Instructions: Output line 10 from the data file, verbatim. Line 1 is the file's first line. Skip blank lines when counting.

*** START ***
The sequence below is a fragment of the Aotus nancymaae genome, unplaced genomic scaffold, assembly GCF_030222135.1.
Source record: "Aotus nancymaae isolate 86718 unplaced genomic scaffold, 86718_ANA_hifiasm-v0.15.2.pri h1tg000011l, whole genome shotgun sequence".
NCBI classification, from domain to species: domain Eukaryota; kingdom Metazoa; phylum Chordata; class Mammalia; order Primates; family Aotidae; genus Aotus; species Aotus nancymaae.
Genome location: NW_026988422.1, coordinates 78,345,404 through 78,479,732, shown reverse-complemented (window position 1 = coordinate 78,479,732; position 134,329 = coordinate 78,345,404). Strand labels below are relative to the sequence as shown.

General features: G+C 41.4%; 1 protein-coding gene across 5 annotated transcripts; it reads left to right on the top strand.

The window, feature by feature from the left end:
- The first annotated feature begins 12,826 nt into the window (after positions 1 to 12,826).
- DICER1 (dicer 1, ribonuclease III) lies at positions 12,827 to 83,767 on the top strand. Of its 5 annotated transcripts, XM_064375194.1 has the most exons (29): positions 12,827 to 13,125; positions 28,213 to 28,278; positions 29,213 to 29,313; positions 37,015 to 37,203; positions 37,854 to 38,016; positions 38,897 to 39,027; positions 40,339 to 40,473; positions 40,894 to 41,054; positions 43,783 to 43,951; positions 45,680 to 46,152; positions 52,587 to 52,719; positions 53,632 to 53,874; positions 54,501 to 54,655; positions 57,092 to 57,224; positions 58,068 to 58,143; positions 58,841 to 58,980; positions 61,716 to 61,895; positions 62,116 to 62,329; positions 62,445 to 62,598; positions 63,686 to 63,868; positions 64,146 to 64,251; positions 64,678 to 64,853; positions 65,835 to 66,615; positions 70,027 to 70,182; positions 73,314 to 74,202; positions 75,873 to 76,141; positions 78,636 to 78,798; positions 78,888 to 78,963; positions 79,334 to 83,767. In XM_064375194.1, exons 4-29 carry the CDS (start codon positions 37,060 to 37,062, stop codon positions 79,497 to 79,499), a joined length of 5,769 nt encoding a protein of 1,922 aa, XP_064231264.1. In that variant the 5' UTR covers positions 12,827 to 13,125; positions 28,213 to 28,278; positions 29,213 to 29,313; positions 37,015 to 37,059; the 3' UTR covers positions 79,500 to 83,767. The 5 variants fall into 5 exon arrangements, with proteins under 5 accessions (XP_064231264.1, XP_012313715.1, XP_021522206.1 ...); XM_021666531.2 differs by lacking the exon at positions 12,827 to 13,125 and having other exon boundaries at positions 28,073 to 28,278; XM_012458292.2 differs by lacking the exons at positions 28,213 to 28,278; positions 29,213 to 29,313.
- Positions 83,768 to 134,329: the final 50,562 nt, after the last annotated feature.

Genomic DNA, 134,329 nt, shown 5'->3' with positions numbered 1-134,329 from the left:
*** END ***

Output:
Genomic DNA, 134,329 nt, shown 5'->3' with positions numbered 1-134,329 from the left: